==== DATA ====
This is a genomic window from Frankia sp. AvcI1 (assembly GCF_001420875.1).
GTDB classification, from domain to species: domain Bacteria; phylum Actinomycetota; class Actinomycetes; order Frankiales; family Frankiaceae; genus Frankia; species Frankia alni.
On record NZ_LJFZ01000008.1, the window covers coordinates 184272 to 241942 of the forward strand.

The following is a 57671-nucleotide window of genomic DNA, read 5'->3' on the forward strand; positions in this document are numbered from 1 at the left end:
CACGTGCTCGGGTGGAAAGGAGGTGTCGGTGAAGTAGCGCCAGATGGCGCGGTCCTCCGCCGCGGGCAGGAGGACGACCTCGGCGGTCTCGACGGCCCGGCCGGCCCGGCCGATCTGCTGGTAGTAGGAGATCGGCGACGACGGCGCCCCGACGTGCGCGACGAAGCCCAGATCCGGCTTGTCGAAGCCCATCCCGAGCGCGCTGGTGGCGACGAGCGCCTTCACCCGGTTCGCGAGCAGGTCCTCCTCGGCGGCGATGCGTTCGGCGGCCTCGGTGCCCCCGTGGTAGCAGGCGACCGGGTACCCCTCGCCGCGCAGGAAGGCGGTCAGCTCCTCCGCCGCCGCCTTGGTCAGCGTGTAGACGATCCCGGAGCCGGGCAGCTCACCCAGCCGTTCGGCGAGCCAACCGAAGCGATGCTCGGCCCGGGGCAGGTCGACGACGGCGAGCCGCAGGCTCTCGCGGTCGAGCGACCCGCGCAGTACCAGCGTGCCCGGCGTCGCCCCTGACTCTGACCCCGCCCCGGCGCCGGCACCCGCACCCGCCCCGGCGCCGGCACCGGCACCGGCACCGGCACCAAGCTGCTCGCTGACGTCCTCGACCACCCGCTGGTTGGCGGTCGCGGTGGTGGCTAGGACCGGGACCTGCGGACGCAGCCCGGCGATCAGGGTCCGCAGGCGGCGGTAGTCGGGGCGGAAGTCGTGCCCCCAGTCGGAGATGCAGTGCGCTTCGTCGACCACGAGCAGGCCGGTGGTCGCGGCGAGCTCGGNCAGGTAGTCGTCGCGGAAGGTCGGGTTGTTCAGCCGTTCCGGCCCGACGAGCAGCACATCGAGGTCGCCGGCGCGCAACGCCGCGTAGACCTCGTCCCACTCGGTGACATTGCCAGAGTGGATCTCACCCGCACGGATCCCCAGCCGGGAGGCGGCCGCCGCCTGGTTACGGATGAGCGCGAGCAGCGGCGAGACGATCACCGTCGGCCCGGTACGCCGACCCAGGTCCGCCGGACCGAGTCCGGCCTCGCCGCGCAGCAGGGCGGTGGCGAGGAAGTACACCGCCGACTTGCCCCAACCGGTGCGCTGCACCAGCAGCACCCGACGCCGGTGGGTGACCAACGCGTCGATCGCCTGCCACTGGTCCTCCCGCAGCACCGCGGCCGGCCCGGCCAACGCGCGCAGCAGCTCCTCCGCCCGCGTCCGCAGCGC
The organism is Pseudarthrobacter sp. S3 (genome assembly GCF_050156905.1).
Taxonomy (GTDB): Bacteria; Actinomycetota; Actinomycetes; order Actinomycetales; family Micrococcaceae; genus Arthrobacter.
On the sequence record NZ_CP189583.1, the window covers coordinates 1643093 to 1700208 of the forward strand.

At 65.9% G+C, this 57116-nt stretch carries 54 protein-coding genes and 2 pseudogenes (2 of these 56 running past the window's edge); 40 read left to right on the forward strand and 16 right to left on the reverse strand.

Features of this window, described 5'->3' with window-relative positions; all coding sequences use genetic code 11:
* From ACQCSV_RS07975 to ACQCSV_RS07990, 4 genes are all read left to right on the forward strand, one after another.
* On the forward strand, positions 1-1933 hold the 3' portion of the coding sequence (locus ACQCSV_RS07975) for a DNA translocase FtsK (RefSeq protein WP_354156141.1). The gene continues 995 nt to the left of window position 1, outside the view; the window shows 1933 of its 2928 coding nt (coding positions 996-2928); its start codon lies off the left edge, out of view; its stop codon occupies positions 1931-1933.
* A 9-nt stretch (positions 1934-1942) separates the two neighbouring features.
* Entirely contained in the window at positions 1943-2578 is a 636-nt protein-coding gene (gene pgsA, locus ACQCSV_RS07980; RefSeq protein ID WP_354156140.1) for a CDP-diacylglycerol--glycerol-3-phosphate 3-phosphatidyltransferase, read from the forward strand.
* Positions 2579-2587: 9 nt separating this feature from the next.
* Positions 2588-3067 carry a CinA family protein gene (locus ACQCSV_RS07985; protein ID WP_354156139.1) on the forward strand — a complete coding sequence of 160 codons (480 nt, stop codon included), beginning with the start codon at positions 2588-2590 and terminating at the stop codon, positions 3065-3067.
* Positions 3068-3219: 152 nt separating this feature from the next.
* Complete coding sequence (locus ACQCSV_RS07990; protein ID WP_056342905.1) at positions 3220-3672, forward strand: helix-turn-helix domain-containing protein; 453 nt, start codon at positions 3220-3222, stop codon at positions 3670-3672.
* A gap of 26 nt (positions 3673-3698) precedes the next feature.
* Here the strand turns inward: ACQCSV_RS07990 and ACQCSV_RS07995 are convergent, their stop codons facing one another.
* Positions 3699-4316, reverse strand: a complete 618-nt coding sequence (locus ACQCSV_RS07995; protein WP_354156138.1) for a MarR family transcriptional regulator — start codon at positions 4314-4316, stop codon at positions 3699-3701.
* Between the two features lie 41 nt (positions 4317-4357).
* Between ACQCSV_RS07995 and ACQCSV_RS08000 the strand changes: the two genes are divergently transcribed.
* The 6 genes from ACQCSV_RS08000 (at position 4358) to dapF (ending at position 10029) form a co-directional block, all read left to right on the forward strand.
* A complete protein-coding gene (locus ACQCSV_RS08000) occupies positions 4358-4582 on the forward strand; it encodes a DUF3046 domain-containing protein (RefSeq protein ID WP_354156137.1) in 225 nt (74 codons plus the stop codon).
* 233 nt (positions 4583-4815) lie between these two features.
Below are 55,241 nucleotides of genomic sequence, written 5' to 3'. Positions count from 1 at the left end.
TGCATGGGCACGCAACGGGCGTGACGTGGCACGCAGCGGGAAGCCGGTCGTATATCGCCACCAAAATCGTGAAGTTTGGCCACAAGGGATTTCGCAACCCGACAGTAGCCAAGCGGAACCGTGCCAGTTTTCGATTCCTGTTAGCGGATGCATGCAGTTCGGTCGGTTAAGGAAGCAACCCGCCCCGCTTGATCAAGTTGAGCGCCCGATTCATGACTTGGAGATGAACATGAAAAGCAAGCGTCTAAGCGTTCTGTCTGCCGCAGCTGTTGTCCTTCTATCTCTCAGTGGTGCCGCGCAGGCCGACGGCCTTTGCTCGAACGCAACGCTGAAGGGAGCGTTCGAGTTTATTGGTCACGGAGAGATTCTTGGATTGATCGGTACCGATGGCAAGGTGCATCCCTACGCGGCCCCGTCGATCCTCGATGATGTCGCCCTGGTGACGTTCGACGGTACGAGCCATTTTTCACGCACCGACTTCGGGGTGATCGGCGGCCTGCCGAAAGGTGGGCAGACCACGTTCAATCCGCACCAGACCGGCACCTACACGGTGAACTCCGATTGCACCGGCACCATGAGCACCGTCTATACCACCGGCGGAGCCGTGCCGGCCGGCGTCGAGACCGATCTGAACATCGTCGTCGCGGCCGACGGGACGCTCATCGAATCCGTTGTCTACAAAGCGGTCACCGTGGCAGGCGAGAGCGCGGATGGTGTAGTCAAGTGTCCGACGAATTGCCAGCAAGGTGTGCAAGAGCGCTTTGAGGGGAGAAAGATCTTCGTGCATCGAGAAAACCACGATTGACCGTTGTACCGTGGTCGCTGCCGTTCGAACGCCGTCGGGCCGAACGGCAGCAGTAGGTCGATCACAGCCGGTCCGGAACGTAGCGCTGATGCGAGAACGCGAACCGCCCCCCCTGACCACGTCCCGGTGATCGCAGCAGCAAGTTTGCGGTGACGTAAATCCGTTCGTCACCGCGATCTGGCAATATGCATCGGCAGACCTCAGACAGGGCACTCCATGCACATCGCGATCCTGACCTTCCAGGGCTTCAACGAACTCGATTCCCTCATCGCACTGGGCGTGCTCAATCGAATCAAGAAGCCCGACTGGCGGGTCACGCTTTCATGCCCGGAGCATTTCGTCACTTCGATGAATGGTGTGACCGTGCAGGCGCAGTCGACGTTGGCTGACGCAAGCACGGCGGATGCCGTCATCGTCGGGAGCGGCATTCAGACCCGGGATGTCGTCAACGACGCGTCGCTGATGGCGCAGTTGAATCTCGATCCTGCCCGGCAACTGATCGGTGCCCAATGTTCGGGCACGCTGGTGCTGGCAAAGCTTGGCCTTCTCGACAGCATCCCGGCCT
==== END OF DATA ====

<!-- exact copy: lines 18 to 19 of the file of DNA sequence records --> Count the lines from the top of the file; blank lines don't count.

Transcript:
* Complete coding sequence (locus ACQCSV_RS07990; protein ID WP_056342905.1) at positions 3220-3672, forward strand: helix-turn-helix domain-containing protein; 453 nt, start codon at positions 3220-3222, stop codon at positions 3670-3672.
* A gap of 26 nt (positions 3673-3698) precedes the next feature.